B1 Intermediate US 52 Folder Collection
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LESTER HOLT, reporting: From big and bulldozing,
to small and speedy, NFL running backs come in many shapes and sizes.
But to succeed at football, all running backs must excel at
kinematics, the branch of classical mechanics
that defines how objects move.
Dr. TONY SCHMITZ (University of Florida): Because kinematics
describes motion, it describes everything an NFL running back
does basically, which is his motion up the field as he tries to score.
HOLT: Kinematics uses three concepts to define motion:
position, velocity and acceleration.
Position defines location within a space,
such as the surface of a football field.
Dr. SCHMITZ: Position would be a running back's location on the
field, and he can change that with his motion.
HOLT: In this play, let's define the running back's position
where he takes the hand-off.
After executing the play, however,
his new position is his opponent's end zone.
Dr. JOHN ZIEGERT (Clemson University): The position
relative to the goal line changes the set of options that
the running back has in terms of the direction he chooses to run.
HOLT: A second kinematic concept is velocity,
which describes both the direction and speed of the running back.
In the NFL, one way speed is measured is a player's time
in the 40-yard dash.
DEUCE McALLISTER (Former NFL Running Back): A long,
long time ago, almost right at ten years ago,
my 40-yard dash was 4.26.
HOLT: To help illustrate the concepts of kinematics,
Deuce McAllister, all-time leading rusher for the New
Orleans Saints, performed the 40-yard dash in front of a
high-speed Phantom camera.
McALLISTER: You want to stay low as possible while running the
40, particularly the first 10-yards.
So it's literally like you're being shot out of a cannon.
HOLT: Using McAllister's personal best in the 40,
4.26 seconds, it's easy to calculate his speed.
Divide the distance by the time to get his average speed --
9.39 yards-per-second, or 28.17 feet-per-second.
To define the velocity, simply add a direction:
28.17 feet-per-second, north.
SCHMITZ: When we talk about speed, we're talking about the magnitude of velocity.
And then its direction is dictated by where the running back goes.
HOLT: On the field, great speed is used to elude tacklers.
MARSHALL FAULK (Former NFL Running Back): When you have
speed and you have very good speed,
that five yard play for most backs becomes a 50-yard play.
HOLT: Also helpful is the ability to cut,
or suddenly change directions.
LOUSAKA POLITE (Miami Dolphins Running Back): That helps you make
moves against the defender, that helps you get free from being tackled.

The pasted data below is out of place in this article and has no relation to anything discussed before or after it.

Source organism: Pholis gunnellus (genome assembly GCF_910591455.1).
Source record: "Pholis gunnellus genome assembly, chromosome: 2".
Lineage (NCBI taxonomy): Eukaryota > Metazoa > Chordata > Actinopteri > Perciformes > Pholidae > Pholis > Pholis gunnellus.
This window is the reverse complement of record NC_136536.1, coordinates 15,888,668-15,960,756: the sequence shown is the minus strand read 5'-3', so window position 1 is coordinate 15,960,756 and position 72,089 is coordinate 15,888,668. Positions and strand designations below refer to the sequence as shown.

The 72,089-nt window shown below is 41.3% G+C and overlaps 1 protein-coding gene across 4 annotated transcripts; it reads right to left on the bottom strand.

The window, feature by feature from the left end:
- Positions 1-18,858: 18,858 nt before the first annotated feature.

HOLT: Beyond position and velocity,
the third kinematic concept is acceleration,
which describes how fast speed is changing.
McALLISTER: You never know when you may need to hit that button,
you know, per se, to accelerate at maximum speed.
HOLT: To understand acceleration,
consider again McAllister's 40-yard dash.
While his average speed is 28.17 feet-per-second,
his instantaneous speed varies.
He starts with zero speed and then increases his speed,
or accelerates, until he reaches a top speed -- let's say,
hypothetically, 31.5 feet-per-second.
If we know how long it takes McAllister to hit his top speed,
let's assume 1.2 seconds, then it's possible to calculate his
acceleration as the change in speed divided by the time.
SCHMITZ: Acceleration is the change in velocity per unit
time, which if we compare it to velocity was the change in
distance per unit time.
HOLT: In this case, 31.5 feet-per-second,
divided by 1.2 seconds, means that McAllister's acceleration
was 26.25 feet-per-second squared.
SCHMITZ: We want to reach our top velocity as quickly as possible.
Someone with low acceleration might take five yards to reach
top velocity, while someone with great acceleration might be able
to reach top velocity in half that distance.
HOLT: On the playing field, acceleration,
or the ability to reach top speed quickly,
may be a running back's most potent weapon.
FAULK: If you can accelerate, you're going to get to top speed
even if your top speed isn't as fast as the guy that's faster
than you, you're going to beat him to his top speed,
therefore you're going to be more successful than he is.
HOLT: Without kinematics and its concepts of position,
velocity and acceleration, NFL running backs would be easy prey,
and football, itself, wouldn't be nearly as fun to watch.
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Kinematics - Science of NFL Football

52 Folder Collection
Jack published on July 30, 2019
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